Mr. Edwards, far more than is usual in modern politics, ran a campaign based on ideas. And even as his personal quest for the White House faltered, his ideas triumphed: both candidates left standing are, to a large extent, running on the platform Mr. Edwards built.So notes economist Paul Krugman in a recent editorial. I have been a supporter of those ideas for a while now, and was disappointed that Edwards was unable to find the (astronomical) funding necessary to be a consistent player in the race. I cast my caucus support for Obama, but reluctantly, as I felt he had not offered much in the way of substance. (That, and like a good "movement conservative," I'm not interested in bi-partisanship. I'm interested in eviscerating the GOP.) But that tide is starting to turn, as Obama begins to tout more publicly the policy choices that would inform his presidency. And I'm pleased to hear things like this:
We are not standing on the brink of recession due to forces beyond our control. The fallout from the housing crisis that’s cost jobs and wiped out savings was not an inevitable part of the business cycle. It was a failure of leadership and imagination in Washington – the culmination of decades of decisions that were made or put off without regard to the realities of a global economy and the growing inequality it’s produced.This is populism, but it's politically polished populism that shows a level of restraint which Edwards wasn't willing to display. As a successful attorney, I have no doubt he was capable of restraint; part of what I loved about him was his willingness to forgo it. Passion is a kind of truth, too. But Obama's polish has proven more charismatic to more people. Now, it's beginning to read as a velvet-gloved fist.
It’s a Washington where George Bush hands out billions in tax cuts year after year to the biggest corporations and the wealthiest few who don’t need them and don’t ask for them – tax breaks that are mortgaging our children’s future on a mountain of debt; tax breaks that could’ve gone into the pockets of the working families who needed them most.
...I will not sign another trade agreement unless it has protections for our environment and protections for American workers.
...We’ll be called upon to take part in shared sacrifice and shared prosperity. And we’ll have to remind ourselves that we rise and fall as one nation; that a country in which only a few prosper is antithetical to our ideals and our democracy; and that those of us who have benefited greatly from the blessings of this country have a solemn obligation to open the doors of opportunity, not just for our children, but to all of America’s children.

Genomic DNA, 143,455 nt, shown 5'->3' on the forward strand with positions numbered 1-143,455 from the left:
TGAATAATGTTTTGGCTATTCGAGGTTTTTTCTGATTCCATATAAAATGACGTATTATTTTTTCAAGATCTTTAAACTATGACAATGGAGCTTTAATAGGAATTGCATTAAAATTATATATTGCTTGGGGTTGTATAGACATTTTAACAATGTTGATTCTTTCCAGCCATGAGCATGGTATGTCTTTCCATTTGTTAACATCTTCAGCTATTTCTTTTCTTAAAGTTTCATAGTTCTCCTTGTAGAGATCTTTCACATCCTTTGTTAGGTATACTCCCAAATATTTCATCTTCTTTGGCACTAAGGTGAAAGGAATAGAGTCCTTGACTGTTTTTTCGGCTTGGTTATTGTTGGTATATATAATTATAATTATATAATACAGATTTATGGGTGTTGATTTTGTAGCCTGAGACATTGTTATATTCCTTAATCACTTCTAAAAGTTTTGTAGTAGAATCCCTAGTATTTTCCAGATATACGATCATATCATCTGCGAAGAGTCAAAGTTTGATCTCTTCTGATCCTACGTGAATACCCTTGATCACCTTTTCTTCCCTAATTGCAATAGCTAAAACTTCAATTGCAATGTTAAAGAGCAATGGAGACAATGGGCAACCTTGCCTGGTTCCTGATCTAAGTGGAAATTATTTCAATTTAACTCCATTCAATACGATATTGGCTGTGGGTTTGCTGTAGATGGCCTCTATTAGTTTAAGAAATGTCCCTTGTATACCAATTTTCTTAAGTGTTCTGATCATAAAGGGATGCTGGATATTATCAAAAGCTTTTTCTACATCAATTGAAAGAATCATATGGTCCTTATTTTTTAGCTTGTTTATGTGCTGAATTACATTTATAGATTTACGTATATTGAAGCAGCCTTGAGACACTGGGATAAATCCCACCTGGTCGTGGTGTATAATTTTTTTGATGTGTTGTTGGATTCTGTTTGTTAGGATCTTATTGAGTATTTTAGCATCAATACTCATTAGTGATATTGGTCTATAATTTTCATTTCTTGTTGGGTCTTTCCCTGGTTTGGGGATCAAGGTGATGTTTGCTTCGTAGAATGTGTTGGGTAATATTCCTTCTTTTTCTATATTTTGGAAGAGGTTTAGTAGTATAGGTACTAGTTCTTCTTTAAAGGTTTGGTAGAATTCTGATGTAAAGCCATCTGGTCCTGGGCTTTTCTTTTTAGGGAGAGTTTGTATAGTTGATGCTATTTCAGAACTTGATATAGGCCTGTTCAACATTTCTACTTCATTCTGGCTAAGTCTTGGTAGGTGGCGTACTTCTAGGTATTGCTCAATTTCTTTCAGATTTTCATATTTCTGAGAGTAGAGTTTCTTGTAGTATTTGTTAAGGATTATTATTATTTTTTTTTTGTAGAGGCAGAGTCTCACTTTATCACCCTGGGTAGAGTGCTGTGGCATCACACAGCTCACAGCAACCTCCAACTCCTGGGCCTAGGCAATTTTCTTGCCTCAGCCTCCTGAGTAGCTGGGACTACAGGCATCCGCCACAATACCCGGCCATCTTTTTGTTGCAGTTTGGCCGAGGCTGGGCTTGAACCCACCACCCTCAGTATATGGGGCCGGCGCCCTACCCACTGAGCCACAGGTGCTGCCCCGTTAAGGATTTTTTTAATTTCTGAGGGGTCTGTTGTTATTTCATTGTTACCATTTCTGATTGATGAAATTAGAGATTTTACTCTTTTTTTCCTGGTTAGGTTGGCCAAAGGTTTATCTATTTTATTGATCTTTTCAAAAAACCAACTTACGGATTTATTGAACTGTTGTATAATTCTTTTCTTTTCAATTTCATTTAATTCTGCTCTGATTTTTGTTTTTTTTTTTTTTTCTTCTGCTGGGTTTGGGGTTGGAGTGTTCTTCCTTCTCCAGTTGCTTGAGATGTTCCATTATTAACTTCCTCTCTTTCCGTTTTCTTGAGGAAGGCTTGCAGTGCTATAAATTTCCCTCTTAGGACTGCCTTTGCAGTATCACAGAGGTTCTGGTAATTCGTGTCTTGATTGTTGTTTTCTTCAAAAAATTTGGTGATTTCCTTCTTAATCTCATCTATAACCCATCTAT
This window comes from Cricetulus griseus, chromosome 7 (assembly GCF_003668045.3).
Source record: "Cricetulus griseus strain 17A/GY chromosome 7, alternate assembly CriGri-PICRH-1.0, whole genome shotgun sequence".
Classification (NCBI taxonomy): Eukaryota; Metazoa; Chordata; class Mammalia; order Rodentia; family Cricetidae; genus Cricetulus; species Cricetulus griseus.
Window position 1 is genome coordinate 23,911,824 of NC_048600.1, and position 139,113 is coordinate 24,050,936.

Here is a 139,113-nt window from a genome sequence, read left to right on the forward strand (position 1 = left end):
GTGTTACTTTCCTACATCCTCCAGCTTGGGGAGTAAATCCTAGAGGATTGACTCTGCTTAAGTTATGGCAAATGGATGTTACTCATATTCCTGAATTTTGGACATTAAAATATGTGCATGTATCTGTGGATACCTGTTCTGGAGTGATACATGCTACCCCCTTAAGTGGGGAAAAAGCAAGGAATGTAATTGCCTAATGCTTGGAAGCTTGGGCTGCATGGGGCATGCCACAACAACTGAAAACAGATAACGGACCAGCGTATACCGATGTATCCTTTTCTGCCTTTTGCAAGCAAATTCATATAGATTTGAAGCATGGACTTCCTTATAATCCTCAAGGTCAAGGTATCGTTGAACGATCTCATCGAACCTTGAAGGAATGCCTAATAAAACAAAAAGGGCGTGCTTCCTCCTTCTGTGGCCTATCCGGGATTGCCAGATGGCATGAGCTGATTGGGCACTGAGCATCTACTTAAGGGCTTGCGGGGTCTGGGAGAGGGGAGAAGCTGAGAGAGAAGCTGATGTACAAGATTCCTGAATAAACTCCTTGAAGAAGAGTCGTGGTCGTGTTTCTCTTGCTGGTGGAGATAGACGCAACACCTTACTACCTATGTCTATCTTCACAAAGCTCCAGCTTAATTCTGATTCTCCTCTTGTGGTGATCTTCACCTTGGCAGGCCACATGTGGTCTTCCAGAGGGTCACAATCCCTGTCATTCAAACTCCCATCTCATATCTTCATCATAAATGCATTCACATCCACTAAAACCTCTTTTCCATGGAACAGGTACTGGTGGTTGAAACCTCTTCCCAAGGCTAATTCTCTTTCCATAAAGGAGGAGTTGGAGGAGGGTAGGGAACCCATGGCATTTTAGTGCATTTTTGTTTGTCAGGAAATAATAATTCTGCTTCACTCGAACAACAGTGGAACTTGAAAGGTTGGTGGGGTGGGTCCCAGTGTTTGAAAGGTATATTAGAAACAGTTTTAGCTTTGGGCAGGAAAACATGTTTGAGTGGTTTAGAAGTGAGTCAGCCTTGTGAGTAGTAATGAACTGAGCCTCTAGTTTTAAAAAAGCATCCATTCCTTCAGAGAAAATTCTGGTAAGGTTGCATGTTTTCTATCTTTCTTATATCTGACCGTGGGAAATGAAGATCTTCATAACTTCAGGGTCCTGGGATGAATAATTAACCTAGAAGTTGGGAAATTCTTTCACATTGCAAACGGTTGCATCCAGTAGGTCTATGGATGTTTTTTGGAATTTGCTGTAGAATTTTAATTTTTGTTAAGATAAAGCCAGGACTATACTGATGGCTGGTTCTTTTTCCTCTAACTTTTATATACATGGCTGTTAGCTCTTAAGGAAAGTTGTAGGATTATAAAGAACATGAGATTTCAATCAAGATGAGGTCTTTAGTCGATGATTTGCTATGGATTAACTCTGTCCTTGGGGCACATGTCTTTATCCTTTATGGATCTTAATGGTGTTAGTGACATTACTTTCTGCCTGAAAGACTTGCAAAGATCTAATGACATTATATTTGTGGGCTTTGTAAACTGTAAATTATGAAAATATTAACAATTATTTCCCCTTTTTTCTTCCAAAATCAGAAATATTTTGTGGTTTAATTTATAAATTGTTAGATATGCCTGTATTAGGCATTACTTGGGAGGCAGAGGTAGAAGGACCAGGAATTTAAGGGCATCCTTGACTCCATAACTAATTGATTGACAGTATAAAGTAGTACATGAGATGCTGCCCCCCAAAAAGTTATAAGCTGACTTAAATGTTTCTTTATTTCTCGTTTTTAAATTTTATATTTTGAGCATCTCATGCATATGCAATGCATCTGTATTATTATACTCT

First of all, he's right. There are specific policies that led us directly to this point -- bipartisan ones. A great example of this is 2005's cynically named "Bankruptcy Abuse Prevention and Consumer Protection Act," a more accurate name for which might have been "Cutting Off Our Only Escape Route and Protecting Usurious Credit Corporation Profits Act." "Grab Your Ankles" for short. But people don't like their truth unvarnished.
Here's what I mean by polish: Obama says, "the wealthiest few who don’t need [tax breaks] and don’t ask for them." This is utter rubbish, and Barak knows it. The rich and the corporate spend millions of dollars in lobbyists and campaign contributions precisely to secure these favors. They don't just ask for them, they order them up like specials off the dollar menu. But a line like this says, "Hey, I'm not attacking the rich. This isn't a class battle. This is me against W, who's giving the country away." Edwards wouldn't put it that way, and even if he did he wouldn't be heard that way because of his well mapped trenches.
But the speech and the message are pure Edwards. Obama doesn't come out with the "two Americas" phrasing (that Edwards may as well have copy-righted). But his last paragraph is soaked with the subtext of anti-privilege, pro-middle and working class language. Obama says:
...a country in which only a few prosper is antithetical to our ideals and our democracy; and that those of us who have benefited greatly from the blessings of this country have a solemn obligation to open the doors of opportunity . . . to all of America’s children.Obama means: "The rich shall not build their empire by subjugating the poor. 'To he who much is given, from him much is expected.' The Bush tax cuts will be repealed. You will compensate the society that has made your wealth possible. An unregulated market is not free; it's extremely expensive and those who pay the tolls should have a share of the rewards. The rich have not been paying a toll; that toll is disproportionately paid by the workers and the workers have not been rewarded. I am going to see that that changes."
It is refreshing to me to hear this kind of message come more explicitly from a person who I think stands the best chance against John McCain. As Obama has sharpened his populism and his race against Hillary enters the back stretch, I am not the only one to notice this. The Boston Globe's Robert Kuttner writes
Tuesday night in Madison, Wis., Obama offered his usual generic themes of hope and change, but he was also quite pointed in defining what he meant. The American dream, he said, is "the dream of the senior I met who lost his pension when the company he gave his life to went bankrupt. He doesn't need bankruptcy laws that protect banks and big lenders. He needs us to protect pensions, not CEO bonuses."
. . .Coming from Edwards, similar words were often criticized as divisively populist. But Obama manages to be a unifier - yet around a very progressive critique of what ails America.
It's nice to see.